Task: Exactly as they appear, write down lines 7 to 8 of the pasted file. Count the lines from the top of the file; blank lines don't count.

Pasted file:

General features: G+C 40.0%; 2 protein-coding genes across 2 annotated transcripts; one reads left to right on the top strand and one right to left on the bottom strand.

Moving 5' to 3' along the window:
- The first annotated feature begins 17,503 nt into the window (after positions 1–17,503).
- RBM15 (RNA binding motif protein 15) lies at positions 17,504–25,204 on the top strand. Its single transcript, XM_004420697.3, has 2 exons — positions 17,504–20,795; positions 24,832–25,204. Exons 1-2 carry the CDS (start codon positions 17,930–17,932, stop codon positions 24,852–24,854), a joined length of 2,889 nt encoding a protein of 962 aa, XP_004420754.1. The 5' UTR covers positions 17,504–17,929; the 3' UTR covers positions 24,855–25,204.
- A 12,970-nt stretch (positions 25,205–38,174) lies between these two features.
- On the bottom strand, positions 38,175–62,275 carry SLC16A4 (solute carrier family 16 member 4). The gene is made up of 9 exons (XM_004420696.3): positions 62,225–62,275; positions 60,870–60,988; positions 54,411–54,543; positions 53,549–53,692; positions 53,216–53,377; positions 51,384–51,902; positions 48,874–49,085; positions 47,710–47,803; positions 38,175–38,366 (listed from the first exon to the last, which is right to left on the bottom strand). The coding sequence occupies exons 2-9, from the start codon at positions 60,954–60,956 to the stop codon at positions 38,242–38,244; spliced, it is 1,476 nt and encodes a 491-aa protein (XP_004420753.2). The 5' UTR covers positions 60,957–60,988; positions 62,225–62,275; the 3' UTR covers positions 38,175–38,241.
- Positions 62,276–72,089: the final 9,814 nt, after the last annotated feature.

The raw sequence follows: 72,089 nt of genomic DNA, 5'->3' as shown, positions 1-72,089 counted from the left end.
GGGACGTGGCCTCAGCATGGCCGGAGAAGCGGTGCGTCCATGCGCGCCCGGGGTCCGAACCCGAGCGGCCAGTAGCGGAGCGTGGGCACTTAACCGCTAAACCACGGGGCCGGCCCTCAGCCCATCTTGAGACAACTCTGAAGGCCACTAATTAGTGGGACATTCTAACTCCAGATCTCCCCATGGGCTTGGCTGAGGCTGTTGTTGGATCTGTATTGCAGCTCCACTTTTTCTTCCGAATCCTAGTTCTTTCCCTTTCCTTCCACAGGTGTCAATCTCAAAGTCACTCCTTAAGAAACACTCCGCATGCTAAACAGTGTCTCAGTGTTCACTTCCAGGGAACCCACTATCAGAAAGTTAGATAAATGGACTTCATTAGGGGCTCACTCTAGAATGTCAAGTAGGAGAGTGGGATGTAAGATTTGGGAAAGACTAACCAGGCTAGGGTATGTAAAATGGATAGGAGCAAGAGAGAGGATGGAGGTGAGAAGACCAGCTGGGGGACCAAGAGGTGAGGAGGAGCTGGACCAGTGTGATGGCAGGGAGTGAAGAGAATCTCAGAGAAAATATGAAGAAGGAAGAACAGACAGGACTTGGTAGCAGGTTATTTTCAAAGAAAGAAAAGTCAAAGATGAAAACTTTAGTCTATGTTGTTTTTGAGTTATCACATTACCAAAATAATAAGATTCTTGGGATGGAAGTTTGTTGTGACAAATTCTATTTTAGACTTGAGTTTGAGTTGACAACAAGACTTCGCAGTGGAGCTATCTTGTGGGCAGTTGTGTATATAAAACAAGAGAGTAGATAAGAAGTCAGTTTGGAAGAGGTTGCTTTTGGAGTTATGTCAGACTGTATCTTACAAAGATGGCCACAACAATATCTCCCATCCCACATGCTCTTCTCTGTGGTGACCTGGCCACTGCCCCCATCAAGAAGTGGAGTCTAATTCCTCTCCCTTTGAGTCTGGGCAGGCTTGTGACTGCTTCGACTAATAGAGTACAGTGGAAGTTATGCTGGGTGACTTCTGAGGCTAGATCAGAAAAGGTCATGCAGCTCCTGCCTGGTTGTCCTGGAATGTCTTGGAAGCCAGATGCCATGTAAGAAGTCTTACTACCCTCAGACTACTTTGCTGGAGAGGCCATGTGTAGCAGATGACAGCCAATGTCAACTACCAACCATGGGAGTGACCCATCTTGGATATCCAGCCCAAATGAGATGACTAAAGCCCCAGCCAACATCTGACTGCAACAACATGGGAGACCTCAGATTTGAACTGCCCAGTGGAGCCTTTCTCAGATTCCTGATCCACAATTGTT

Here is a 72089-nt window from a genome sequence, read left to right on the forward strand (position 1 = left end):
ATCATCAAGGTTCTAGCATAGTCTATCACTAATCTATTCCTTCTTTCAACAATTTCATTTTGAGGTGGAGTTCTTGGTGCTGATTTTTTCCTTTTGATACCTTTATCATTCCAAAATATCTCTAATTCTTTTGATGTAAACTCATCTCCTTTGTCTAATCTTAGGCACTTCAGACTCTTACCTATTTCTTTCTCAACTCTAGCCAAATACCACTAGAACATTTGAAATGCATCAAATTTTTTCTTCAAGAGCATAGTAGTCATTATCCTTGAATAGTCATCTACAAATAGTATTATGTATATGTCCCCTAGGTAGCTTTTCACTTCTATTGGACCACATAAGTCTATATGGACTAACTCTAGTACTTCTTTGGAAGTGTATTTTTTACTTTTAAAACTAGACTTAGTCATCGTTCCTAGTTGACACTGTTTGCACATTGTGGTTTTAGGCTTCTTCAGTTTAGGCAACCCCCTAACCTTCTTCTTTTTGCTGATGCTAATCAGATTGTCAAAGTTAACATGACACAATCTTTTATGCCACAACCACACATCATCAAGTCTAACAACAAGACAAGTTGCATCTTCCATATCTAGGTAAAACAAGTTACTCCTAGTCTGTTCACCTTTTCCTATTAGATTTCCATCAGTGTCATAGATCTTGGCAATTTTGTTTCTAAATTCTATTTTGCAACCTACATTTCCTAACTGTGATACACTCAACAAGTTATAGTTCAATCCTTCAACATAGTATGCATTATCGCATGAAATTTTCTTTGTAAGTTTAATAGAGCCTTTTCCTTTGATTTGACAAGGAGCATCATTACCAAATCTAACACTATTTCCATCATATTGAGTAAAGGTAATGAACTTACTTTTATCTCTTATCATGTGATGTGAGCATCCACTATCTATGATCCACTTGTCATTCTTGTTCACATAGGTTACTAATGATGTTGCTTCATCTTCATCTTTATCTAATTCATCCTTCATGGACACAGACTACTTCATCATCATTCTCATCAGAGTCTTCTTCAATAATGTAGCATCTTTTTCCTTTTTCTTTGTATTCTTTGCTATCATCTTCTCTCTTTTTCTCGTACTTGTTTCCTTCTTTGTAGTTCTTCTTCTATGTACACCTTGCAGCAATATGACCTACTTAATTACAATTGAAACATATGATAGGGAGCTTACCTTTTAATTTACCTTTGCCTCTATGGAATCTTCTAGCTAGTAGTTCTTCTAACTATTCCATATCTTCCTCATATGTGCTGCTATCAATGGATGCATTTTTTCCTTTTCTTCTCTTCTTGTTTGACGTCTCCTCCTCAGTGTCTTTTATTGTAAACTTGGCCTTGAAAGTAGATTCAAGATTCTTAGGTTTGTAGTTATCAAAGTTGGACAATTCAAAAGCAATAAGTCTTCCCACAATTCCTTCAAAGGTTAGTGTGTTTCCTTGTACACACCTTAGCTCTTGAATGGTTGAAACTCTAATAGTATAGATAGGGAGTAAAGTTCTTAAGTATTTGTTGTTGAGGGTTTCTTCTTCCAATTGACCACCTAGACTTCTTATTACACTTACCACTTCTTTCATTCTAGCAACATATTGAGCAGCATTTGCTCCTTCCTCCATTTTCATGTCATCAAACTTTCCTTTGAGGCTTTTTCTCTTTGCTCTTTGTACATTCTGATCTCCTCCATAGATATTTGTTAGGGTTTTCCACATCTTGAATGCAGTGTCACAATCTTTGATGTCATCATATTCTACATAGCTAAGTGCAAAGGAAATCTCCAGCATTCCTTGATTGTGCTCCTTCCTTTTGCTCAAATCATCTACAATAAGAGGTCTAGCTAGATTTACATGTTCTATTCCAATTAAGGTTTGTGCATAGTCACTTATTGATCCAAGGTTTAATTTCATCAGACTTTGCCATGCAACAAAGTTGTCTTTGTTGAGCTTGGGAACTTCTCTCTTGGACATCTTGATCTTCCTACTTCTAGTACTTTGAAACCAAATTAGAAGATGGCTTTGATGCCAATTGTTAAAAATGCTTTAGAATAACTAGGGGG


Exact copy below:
- Positions 62,276–72,089: the final 9,814 nt, after the last annotated feature.

The raw sequence follows: 72,089 nt of genomic DNA, 5'->3' as shown, positions 1-72,089 counted from the left end.